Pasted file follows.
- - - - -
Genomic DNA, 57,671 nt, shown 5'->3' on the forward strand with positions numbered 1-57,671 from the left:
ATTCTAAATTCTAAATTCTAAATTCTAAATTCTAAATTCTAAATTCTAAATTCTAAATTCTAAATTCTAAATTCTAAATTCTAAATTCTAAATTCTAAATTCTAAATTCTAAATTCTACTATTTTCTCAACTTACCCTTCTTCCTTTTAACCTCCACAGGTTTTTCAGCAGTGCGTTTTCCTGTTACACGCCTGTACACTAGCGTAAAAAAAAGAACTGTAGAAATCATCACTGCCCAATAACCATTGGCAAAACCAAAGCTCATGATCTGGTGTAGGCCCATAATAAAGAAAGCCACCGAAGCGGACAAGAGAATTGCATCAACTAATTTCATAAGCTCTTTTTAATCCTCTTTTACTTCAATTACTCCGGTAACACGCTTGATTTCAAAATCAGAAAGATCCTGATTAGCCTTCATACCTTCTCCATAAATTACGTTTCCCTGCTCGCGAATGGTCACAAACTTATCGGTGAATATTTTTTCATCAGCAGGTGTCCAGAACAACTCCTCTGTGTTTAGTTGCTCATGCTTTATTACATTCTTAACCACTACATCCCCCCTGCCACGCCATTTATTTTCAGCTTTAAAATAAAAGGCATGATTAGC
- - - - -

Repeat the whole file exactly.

Genomic DNA, 57,671 nt, shown 5'->3' on the forward strand with positions numbered 1-57,671 from the left:
ATTCTAAATTCTAAATTCTAAATTCTAAATTCTAAATTCTAAATTCTAAATTCTAAATTCTAAATTCTAAATTCTAAATTCTAAATTCTAAATTCTAAATTCTAAATTCTAAATTCTACTATTTTCTCAACTTACCCTTCTTCCTTTTAACCTCCACAGGTTTTTCAGCAGTGCGTTTTCCTGTTACACGCCTGTACACTAGCGTAAAAAAAAGAACTGTAGAAATCATCACTGCCCAATAACCATTGGCAAAACCAAAGCTCATGATCTGGTGTAGGCCCATAATAAAGAAAGCCACCGAAGCGGACAAGAGAATTGCATCAACTAATTTCATAAGCTCTTTTTAATCCTCTTTTACTTCAATTACTCCGGTAACACGCTTGATTTCAAAATCAGAAAGATCCTGATTAGCCTTCATACCTTCTCCATAAATTACGTTTCCCTGCTCGCGAATGGTCACAAACTTATCGGTGAATATTTTTTCATCAGCAGGTGTCCAGAACAACTCCTCTGTGTTTAGTTGCTCATGCTTTATTACATTCTTAACCACTACATCCCCCCTGCCACGCCATTTATTTTCAGCTTTAAAATAAAAGGCATGATTAGC